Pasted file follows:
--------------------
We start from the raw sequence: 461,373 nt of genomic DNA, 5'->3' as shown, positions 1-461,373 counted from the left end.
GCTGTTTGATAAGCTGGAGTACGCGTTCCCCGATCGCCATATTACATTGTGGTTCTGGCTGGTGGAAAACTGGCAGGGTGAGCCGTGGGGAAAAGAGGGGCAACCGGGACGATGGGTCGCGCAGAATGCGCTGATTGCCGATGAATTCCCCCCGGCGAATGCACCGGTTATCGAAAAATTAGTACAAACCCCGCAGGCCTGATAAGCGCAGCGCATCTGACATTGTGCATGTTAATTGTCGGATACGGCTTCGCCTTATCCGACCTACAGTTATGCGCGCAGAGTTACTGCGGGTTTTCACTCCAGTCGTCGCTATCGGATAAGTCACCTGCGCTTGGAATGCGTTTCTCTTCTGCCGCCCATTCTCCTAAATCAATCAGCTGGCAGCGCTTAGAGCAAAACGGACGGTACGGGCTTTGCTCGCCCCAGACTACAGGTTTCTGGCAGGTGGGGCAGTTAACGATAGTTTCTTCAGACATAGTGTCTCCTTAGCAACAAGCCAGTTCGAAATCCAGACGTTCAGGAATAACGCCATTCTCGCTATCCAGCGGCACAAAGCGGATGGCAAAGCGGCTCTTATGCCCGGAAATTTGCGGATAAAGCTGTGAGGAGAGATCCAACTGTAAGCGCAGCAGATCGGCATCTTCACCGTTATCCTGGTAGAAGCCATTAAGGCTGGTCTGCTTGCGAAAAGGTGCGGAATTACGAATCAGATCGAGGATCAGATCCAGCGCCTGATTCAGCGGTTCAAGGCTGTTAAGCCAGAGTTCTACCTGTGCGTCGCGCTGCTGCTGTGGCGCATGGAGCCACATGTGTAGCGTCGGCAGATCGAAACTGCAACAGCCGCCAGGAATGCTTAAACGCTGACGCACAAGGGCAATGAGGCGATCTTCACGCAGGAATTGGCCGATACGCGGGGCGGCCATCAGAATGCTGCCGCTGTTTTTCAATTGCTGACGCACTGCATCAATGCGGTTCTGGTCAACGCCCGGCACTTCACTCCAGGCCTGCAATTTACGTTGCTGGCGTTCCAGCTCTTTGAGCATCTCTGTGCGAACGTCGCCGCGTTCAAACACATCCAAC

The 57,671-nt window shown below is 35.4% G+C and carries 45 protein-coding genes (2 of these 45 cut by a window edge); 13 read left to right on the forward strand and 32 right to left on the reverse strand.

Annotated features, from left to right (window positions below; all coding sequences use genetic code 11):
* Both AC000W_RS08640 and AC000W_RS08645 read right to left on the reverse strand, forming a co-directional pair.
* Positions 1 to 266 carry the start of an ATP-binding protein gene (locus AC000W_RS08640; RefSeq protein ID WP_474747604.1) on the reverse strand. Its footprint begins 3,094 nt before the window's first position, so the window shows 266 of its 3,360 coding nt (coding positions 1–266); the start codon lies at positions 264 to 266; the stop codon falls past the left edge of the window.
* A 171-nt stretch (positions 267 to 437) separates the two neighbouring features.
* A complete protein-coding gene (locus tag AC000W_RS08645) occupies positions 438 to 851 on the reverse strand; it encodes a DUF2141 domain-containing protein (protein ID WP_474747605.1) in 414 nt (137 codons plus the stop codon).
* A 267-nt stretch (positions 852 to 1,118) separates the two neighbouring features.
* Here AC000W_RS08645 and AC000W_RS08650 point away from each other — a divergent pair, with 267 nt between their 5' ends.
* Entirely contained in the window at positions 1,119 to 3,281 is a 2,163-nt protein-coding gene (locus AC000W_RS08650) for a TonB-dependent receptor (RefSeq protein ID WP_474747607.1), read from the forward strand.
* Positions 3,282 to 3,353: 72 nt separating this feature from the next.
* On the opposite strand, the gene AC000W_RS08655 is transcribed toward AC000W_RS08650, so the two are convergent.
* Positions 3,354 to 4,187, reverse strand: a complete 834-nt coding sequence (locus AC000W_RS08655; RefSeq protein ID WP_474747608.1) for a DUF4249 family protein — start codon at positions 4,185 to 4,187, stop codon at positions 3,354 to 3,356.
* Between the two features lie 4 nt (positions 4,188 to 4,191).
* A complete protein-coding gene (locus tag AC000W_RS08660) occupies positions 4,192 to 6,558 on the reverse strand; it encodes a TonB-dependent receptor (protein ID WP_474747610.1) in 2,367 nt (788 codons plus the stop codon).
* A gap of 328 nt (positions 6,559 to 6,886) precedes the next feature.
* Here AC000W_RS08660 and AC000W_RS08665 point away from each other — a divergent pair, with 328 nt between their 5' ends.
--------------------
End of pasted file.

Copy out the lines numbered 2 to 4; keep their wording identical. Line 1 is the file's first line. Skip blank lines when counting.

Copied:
GCTGTTTGATAAGCTGGAGTACGCGTTCCCCGATCGCCATATTACATTGTGGTTCTGGCTGGTGGAAAACTGGCAGGGTGAGCCGTGGGGAAAAGAGGGGCAACCGGGACGATGGGTCGCGCAGAATGCGCTGATTGCCGATGAATTCCCCCCGGCGAATGCACCGGTTATCGAAAAATTAGTACAAACCCCGCAGGCCTGATAAGCGCAGCGCATCTGACATTGTGCATGTTAATTGTCGGATACGGCTTCGCCTTATCCGACCTACAGTTATGCGCGCAGAGTTACTGCGGGTTTTCACTCCAGTCGTCGCTATCGGATAAGTCACCTGCGCTTGGAATGCGTTTCTCTTCTGCCGCCCATTCTCCTAAATCAATCAGCTGGCAGCGCTTAGAGCAAAACGGACGGTACGGGCTTTGCTCGCCCCAGACTACAGGTTTCTGGCAGGTGGGGCAGTTAACGATAGTTTCTTCAGACATAGTGTCTCCTTAGCAACAAGCCAGTTCGAAATCCAGACGTTCAGGAATAACGCCATTCTCGCTATCCAGCGGCACAAAGCGGATGGCAAAGCGGCTCTTATGCCCGGAAATTTGCGGATAAAGCTGTGAGGAGAGATCCAACTGTAAGCGCAGCAGATCGGCATCTTCACCGTTATCCTGGTAGAAGCCATTAAGGCTGGTCTGCTTGCGAAAAGGTGCGGAATTACGAATCAGATCGAGGATCAGATCCAGCGCCTGATTCAGCGGTTCAAGGCTGTTAAGCCAGAGTTCTACCTGTGCGTCGCGCTGCTGCTGTGGCGCATGGAGCCACATGTGTAGCGTCGGCAGATCGAAACTGCAACAGCCGCCAGGAATGCTTAAACGCTGACGCACAAGGGCAATGAGGCGATCTTCACGCAGGAATTGGCCGATACGCGGGGCGGCCATCAGAATGCTGCCGCTGTTTTTCAATTGCTGACGCACTGCATCAATGCGGTTCTGGTCAACGCCCGGCACTTCACTCCAGGCCTGCAATTTACGTTGCTGGCGTTCCAGCTCTTTGAGCATCTCTGTGCGAACGTCGCCGCGTTCAAACACATCCAAC

The 57,671-nt window shown below is 35.4% G+C and carries 45 protein-coding genes (2 of these 45 cut by a window edge); 13 read left to right on the forward strand and 32 right to left on the reverse strand.

Annotated features, from left to right (window positions below; all coding sequences use genetic code 11):